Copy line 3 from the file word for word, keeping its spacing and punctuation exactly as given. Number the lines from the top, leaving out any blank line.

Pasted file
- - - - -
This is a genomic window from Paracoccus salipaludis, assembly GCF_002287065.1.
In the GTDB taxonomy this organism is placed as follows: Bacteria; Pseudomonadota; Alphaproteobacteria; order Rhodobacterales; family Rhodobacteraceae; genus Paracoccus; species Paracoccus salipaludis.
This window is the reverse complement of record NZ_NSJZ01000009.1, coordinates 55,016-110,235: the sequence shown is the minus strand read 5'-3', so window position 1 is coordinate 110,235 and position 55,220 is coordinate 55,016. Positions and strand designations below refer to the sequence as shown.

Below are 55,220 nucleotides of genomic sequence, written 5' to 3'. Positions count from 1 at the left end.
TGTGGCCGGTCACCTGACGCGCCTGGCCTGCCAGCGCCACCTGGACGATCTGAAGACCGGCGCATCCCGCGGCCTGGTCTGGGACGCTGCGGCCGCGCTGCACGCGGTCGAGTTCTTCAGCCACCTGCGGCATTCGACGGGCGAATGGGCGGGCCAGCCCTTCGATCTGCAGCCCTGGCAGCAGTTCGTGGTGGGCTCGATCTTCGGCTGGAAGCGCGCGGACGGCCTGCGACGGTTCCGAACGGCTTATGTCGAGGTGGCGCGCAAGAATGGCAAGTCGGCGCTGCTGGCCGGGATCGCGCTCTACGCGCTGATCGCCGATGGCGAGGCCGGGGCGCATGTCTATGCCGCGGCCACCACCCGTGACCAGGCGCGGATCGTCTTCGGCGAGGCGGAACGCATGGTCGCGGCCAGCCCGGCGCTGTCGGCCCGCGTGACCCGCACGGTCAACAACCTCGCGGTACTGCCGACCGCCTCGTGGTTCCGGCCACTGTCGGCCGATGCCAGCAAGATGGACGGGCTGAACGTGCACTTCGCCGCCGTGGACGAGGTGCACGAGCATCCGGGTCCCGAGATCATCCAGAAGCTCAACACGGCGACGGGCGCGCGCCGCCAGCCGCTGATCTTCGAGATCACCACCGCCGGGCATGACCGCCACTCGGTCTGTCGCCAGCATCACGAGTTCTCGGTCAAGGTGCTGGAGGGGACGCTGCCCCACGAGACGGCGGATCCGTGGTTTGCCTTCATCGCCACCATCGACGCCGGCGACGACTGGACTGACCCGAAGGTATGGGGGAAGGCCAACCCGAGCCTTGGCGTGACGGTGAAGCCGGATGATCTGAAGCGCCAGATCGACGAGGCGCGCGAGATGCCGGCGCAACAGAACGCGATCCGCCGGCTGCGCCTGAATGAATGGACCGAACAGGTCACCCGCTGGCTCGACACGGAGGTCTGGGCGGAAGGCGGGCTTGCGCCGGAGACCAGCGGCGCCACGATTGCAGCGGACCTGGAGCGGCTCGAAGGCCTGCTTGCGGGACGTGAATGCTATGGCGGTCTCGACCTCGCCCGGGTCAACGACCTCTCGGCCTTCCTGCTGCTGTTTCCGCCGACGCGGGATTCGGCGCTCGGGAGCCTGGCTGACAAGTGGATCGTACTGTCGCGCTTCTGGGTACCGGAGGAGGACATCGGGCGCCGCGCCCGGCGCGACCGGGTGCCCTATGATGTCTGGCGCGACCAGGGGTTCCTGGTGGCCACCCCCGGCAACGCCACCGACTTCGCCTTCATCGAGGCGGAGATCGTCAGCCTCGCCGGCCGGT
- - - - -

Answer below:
This window is the reverse complement of record NZ_NSJZ01000009.1, coordinates 55,016-110,235: the sequence shown is the minus strand read 5'-3', so window position 1 is coordinate 110,235 and position 55,220 is coordinate 55,016. Positions and strand designations below refer to the sequence as shown.